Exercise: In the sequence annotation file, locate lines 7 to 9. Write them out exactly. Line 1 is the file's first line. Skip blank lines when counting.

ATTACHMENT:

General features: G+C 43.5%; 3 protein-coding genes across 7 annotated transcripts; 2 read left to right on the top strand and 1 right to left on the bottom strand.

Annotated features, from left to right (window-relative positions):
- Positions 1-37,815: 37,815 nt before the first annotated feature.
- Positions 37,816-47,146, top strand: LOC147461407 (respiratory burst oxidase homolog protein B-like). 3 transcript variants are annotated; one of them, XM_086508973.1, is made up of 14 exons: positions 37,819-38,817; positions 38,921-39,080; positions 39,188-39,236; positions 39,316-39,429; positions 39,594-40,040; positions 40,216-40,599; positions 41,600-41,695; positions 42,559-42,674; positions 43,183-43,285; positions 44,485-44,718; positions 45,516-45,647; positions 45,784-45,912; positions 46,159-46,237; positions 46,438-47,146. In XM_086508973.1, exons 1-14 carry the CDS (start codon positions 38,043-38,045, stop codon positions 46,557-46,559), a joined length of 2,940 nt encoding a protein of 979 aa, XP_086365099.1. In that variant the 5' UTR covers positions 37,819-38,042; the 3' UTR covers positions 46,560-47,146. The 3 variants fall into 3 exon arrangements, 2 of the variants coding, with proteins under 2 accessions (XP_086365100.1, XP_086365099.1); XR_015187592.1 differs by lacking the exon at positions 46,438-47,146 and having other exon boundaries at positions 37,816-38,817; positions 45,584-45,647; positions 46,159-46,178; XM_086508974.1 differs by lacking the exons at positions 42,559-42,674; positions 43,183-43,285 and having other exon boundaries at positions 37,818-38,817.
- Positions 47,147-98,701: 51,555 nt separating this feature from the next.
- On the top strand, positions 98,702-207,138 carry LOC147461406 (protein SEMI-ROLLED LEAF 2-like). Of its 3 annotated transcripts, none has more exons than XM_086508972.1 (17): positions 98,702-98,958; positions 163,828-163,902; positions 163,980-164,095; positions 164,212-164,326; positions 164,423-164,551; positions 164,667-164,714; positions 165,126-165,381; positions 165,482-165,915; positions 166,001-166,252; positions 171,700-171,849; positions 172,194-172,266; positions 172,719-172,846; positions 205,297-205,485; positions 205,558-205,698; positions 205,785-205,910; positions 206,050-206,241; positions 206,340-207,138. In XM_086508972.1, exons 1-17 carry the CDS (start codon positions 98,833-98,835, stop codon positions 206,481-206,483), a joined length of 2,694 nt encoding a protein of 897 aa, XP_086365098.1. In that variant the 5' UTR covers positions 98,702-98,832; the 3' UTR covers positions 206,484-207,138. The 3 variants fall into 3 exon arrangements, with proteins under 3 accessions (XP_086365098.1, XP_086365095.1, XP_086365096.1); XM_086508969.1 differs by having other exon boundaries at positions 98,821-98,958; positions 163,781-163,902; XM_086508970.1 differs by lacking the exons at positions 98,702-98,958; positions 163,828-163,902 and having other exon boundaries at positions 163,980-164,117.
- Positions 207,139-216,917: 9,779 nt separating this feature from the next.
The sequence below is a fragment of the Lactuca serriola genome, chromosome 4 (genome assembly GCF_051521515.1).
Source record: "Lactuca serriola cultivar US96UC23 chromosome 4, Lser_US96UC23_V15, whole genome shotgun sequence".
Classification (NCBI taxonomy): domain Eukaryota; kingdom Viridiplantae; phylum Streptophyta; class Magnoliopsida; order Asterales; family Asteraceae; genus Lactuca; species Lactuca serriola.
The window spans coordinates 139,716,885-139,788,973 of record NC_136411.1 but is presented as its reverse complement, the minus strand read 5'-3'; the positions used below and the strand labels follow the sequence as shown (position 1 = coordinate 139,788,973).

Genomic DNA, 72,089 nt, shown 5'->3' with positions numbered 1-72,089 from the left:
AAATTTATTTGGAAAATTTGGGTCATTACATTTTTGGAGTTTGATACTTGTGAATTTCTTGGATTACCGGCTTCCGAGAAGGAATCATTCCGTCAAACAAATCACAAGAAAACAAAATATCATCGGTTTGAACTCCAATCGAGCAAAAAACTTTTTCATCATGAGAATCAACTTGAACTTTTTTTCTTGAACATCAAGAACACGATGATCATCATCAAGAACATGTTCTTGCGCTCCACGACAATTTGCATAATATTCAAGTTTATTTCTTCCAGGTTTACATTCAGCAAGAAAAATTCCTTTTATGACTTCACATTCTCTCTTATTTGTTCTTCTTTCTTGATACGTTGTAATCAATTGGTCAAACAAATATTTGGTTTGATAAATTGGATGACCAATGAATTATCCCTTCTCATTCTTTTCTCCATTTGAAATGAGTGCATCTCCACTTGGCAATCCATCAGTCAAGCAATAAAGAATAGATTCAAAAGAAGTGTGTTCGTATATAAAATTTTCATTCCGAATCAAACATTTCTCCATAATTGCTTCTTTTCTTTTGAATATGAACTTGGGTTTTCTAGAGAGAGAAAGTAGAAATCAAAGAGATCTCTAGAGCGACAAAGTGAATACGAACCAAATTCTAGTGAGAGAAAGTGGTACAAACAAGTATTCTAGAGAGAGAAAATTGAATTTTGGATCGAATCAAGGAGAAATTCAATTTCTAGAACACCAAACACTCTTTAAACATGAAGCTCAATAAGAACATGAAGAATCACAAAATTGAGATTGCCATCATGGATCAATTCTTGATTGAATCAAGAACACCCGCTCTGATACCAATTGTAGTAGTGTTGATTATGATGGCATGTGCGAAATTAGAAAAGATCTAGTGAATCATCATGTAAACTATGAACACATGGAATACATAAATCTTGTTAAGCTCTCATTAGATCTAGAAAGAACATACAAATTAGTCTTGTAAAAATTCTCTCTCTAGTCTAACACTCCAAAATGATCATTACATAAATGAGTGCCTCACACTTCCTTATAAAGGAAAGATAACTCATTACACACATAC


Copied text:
- Positions 207,139-216,917: 9,779 nt separating this feature from the next.
The sequence below is a fragment of the Lactuca serriola genome, chromosome 4 (genome assembly GCF_051521515.1).
Source record: "Lactuca serriola cultivar US96UC23 chromosome 4, Lser_US96UC23_V15, whole genome shotgun sequence".